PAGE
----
1952 Summer Olympics

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Games of the XV Olympiad
Helsinki 1952.png
A soild blue background is intruded on its left side by a structure, shaded in white, representing the tower and stand of the Helsinki Olympic Stadium. The Olympic rings, also white, lie at the top of the blue background, partly obscured by the stadium's tower. The word "1952" is written in white in the middle of the blue background, while "XV Olympia Helsinki" is written in blue, beneath the image.
Host city Helsinki, Finland
Nations 69
Athletes 4,955 (4,436 men, 519 women)
Events 149 in 17 sports (23 disciplines)
Opening July 19
Closing August 3
Opened by
Cauldron
Stadium Helsingin Olympiastadion
Summer
London 1948 Melbourne 1956
Winter
Oslo 1952 Cortina 1956

The 1952 Summer Olympics (Finnish: Kesäolympialaiset 1952; Swedish: Olympiska sommarspelen 1952), officially known as the Games of the XV Olympiad, were an international multi-sport event held in Helsinki, Finland from July 19 to August 3, 1952.

Helsinki had been earlier selected to host the 1940 Summer Olympics, which were cancelled due to World War II. It is the northernmost city at which a summer Olympic Games have been held. These were the first games to be held in a non-Indo-European language speaking country. It was also the Olympic Games at which the most number of world records were broken until surpassed by the 2008 Summer Olympics in Beijing.[2] The Soviet Union, the People's Republic of China, Hong Kong, Indonesia, Israel, Thailand, and Saarland made their Olympic debuts in Helsinki 1952.

Host city selection

Helsinki was chosen as the host city over bids from Amsterdam and five American cities at the 40th IOC Session on June 21, 1947, in Stockholm, Sweden. Minneapolis and Los Angeles finished tied for second in the final voting.

The voting results in chart below:[3]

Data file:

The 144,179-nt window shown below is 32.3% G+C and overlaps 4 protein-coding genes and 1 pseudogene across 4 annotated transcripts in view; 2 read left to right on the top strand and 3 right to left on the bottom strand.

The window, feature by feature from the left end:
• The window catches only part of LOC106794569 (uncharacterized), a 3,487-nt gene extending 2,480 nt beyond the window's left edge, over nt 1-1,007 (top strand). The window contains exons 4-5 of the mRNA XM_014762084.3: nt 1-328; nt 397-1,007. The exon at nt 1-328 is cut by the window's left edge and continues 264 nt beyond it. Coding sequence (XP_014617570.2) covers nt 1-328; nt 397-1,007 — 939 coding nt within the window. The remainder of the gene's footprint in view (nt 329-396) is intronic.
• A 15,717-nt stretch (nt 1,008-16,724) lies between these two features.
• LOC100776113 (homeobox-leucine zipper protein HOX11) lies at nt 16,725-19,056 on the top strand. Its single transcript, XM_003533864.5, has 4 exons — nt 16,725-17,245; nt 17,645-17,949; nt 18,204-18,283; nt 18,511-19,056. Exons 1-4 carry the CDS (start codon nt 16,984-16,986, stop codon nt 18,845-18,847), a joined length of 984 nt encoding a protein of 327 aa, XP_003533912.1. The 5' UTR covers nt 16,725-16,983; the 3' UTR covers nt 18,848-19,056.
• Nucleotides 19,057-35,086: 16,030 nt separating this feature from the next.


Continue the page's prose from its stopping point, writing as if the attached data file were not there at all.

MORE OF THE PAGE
1952 Summer Olympics bidding results[4]
City Country Round 1 Round 2
Helsinki  Finland 14 15
Minneapolis  United States 4 5
Los Angeles  United States 4 5
Amsterdam  Netherlands 3 3
Detroit  United States 2
Chicago  United States 1
Philadelphia  United States 0

Highlights

Paavo Nurmi and the Olympic Flame
  • These were the final Olympic Games organised under the IOC presidency of Sigfrid Edström.
  • Israel made its Olympic debut. The Jewish state had been unable to participate in the 1948 Games because of its War of Independence. A previous Palestine Mandate team had boycotted the 1936 Games in protest of the Nazi regime.
  • Indonesia made its Olympic debut with three athletes.
  • The newly established People's Republic of China (PRC) participated in the Olympics for the first time, although only one swimmer (Wu Chuanyu) of its 40-member delegation arrived in time to take part in the official competition.[5] The PRC would not return to the Summer Olympics until Los Angeles 1984.
  • The Republic of China (Taiwan) withdrew from the Games on July 20, in protest of the IOC decision to allow athletes from the People's Republic of China to compete.[6]
  • For the first time, a team from the Soviet Union participated in the Olympics. The first gold medal for the USSR was won by Nina Romashkova in the women's discus throwing event. Only after I had felt a heavy golden circle in my hand, I realized what happened. I am the first Soviet Olympic Champion, you know, the first record-holder of the 15th Olympiad...Tears were stinging my eyes. How happy I was!... After her win at the 1952 Summer Olympics.

In Russian:Только ощутив в руке тяжелый золотой кружок, я осознала, что произошло. Ведь я первая советская олимпийская чемпионка, первая рекордсменка XV Олимпиады... Слезы щипали глаза. Как я была счастлива!...

  • The Soviets turned the athletic competition into a metaphor for political propaganda.

“Every record won by our sportsmen, every victory in international contests, graphically demonstrates to the whole world the advantages and strength of the Soviet system.”